Vicksburg, MS: Vicksburg Printing and Publishing Company, 1885. First edition. Softcover. Small quarto. 28pp. Pink string-tied wrappers (front wrapper missing). Illustrated title-page. A short play written by German-born American Rabbi, educator, and author Herman Milton Bien (1831-1895), telling the story of the Maccabees (Maccabeans) and there struggle against oppression, as related to the Jewish holiday of Hanukkah. The play was written for the purpose of being performed by students at Jewish Sabbath schools (religious schools) at the time. Of interesting note is a quote on p.19, taken directly from Henry Wadsworth Longfellow's five-act verse tragedy "Judas Macabbeus" (1872). The verso of the title page contains a list of scenes, characters, stage directions and other necessary preparatory information needed to mount the play's production. The final two pages contain advertisements for the author's previous works, as well as the Bloch Publishing and Printing Company of Cincinnati, known for their publication of American Judaica during that time.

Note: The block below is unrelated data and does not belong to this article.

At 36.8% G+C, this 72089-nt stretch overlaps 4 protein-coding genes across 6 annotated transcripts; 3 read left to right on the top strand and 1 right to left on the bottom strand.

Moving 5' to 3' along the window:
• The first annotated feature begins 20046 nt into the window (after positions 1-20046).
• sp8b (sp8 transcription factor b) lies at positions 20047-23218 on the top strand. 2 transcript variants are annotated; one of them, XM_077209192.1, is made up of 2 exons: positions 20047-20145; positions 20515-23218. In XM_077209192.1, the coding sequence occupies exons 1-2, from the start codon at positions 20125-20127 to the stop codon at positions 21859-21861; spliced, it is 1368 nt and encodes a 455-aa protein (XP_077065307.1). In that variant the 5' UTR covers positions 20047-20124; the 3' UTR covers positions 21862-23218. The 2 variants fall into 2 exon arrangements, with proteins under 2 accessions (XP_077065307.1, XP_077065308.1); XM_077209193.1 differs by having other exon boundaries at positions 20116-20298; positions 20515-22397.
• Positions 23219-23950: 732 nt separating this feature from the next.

Front wrapper missing. Back wrappers with some chipping along the spine and a black stain. Title page with some closed tears and a chip in the upper left corner. Sporadic minor smudges or creases to pages throughout. Some pages loose, but all present. Wrappers in poor, interior in very good condition overall. Scarce. Protected by modern mylar. poor to vg. Item #47607
About the author:
Herman Milton Bien (1831-1895) was a German-born American Rabbi, educator, author, journalist and politician. He emigrated to the United States in 1854, and held a number of positions and jobs over the years. Starting in 1856 he served as co-editor of the "Voice of Israel", in San Francisco, the first Jewish newspaper in the Western United States. In 1863, while residing in Nevada he was elected to the Territorial Legislature. Starting in 1883, he served as Rabbi of the Reform Jewish congregation Anshei Chesed, in Vicksburg, Mississippi, until 1895. In the wake of loosing his position he committed suicide.